The tracks on this album offer an invaluable insight into a wide range of techniques and practices surrounding Creative Writing. Writers as diverse as Alan Ayckbourn, Ian McMillan and Tanika Gupta talk openly about their approaches and attitudes to all aspects of writing from original concept to final drafts and productions. Writing for stage, print, television and radio is discussed in engaging and articulate detail. This material forms part of The Open University course A363 Advanced creative
Author(s): The iTunes U team

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Except for third party materials and otherwise stated (see http://www.open.ac.uk/conditions terms and conditions), this content is made available under a http://creativecommons.org/licenses/by-nc-sa/2

Islam in World Politics: Against the Conventional Wisdom [Audio]
Speaker(s): John Sidel | Today’s on-going conflicts in Iraq, Syria, and elsewhere and recurring terrorist incidents have helped to reproduce and reinforce the conventional wisdom about Islam as an increasingly powerful force in world politics. In this lecture, by contrast, Professor John Sidel suggests a contrary – and contrarian – perspective: that the apparent increase in violence is a reflection more of the diminishing strength and solidity of Islam as a collective basis for social iden
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Nixon Denies Watergate Allegations
On August 15, 1973, in his second address to the nation concerning the Watergate trial, President Richard Nixon denies any role in a cover-up. (1:03)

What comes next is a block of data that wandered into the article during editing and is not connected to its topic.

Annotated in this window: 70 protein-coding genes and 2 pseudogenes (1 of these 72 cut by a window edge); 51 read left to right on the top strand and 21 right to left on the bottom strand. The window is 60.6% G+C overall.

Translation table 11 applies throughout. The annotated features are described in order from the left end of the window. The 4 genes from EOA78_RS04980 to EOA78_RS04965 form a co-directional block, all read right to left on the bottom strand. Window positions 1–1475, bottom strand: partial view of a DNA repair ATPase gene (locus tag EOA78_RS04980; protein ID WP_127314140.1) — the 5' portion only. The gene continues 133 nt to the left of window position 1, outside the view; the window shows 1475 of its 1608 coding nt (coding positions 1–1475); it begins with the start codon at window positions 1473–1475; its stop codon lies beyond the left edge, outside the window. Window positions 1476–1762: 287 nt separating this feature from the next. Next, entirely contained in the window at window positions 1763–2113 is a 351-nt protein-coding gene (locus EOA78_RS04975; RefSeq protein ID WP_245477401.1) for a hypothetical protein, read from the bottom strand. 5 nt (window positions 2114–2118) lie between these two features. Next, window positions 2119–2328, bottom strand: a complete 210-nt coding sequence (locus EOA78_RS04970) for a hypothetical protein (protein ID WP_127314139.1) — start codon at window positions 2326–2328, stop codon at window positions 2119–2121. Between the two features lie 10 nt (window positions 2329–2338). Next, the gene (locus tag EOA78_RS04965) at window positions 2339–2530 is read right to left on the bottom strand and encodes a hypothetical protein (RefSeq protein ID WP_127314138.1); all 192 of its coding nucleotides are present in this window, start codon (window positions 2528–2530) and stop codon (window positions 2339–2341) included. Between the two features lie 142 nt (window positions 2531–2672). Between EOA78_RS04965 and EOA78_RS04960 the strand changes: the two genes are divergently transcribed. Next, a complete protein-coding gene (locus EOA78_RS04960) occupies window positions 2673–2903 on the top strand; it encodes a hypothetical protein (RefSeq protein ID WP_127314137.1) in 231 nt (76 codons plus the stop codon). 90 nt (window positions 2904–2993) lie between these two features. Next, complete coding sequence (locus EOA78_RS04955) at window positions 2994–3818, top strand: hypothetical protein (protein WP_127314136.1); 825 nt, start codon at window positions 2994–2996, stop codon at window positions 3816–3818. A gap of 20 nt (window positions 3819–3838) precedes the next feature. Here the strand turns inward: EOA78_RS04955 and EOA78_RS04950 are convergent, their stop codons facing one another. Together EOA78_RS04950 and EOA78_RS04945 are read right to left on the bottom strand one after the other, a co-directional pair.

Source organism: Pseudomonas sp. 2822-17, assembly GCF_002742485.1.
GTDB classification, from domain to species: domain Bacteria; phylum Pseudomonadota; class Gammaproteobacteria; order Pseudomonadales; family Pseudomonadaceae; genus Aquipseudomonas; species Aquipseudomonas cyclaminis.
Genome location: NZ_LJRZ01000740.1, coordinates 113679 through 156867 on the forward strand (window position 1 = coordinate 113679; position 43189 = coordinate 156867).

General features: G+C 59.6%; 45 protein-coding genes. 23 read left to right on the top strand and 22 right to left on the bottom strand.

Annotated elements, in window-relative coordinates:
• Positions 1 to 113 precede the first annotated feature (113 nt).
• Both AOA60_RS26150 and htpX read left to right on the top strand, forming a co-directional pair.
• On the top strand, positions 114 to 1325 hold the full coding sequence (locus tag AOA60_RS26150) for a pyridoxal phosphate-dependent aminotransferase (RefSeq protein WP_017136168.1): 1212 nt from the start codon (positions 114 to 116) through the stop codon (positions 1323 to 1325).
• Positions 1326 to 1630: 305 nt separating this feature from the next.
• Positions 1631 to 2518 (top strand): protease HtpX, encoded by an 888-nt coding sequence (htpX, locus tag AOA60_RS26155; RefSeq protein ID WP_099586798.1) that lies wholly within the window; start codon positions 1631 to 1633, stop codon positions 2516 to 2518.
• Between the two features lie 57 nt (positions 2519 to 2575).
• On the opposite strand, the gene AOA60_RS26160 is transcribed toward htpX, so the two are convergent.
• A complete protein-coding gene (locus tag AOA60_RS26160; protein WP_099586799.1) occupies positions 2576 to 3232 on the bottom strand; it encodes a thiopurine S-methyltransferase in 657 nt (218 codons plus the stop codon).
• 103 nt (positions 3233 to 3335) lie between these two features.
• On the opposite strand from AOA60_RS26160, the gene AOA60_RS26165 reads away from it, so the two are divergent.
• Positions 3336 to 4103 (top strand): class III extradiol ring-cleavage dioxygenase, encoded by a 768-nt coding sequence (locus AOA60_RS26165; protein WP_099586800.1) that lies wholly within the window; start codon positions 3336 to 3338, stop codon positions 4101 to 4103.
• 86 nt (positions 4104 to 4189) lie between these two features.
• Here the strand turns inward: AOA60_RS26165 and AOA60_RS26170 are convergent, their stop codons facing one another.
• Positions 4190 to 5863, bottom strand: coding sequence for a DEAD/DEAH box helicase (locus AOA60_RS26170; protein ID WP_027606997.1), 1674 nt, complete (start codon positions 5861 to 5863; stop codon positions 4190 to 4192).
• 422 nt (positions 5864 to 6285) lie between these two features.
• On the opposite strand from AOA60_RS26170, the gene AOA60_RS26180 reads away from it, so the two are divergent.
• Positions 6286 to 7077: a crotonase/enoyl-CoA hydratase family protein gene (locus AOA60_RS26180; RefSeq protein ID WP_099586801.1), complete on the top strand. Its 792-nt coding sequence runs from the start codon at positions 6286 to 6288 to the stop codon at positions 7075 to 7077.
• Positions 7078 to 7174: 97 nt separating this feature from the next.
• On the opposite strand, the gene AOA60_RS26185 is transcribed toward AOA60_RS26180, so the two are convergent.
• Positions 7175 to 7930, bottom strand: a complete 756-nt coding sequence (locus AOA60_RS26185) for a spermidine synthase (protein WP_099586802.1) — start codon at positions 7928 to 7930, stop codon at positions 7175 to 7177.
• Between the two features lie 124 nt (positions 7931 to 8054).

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The pre-history of Bathampton Down - Bath's sacred landscape
Dr Rod Thomas talks about a newly-discovered Iron-Age settlement and other findings in Bathampton Down.
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De week van Karrewiet : Vraagjes bij uitzending van 29 september
karrewiet.png

Eerst bekijken de leerlingen de uitzending van Karrewiet (29/09/2014).  Hierna beantwoorden ze de vragen op de werkbladen.


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Postgraduate study skills in science, technology or mathematics
Are you about to undertake a PhD in science, technology or mathematics? If so this free course, Postgraduate study skills in science, technology or mathematics, will help you to examine your work processes. You will consider and develop the nature of postgraduate work and look at the planning of work needed at doctoral level. First published on W
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Except for third party materials and otherwise stated (see http://www.open.ac.uk/conditions terms and conditions), this content is made available under a http://creativecommons.org/licenses/by-nc-sa/2

4 What is a ‘nation’?

Guibernau (1996, p. 47) has defined the nation as: ‘a human group conscious of forming a community, sharing a common culture, attached to a clearly demarcated territory, having a common past and a common project for the future and claiming the right to rule itself’. So awareness, territory, history and culture, language and religion all matter. However, it is rare in the real world to find a case of a nation with a clear-cut and homogenous character in terms of this list of possibilities.
Author(s): The Open University

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Original Copyright © 2005 The Open University. Now made available within the Creative Commons framework under the CC Attribution – Non-commercial licence (see http://creativecommons.org/licenses/by

“Freefall: America, Free Markets, and the Sinking of the World Economy”
Deborah Brautigam book coverA talk by Columbia University professor Joseph Stiglitz. The current global financial crisis carries a "made in America" label. In "Freefall", Nobel laureate Joseph Stiglitz explains how America exported bad economics, bad policies, and bad behavior to the rest of the world, only to cobble together a haphazard and ineffective response when
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2.3 Movie 2 - Red Spot Movie

Red Spot Movie

View document182.1KB video/quicktime

This brief movie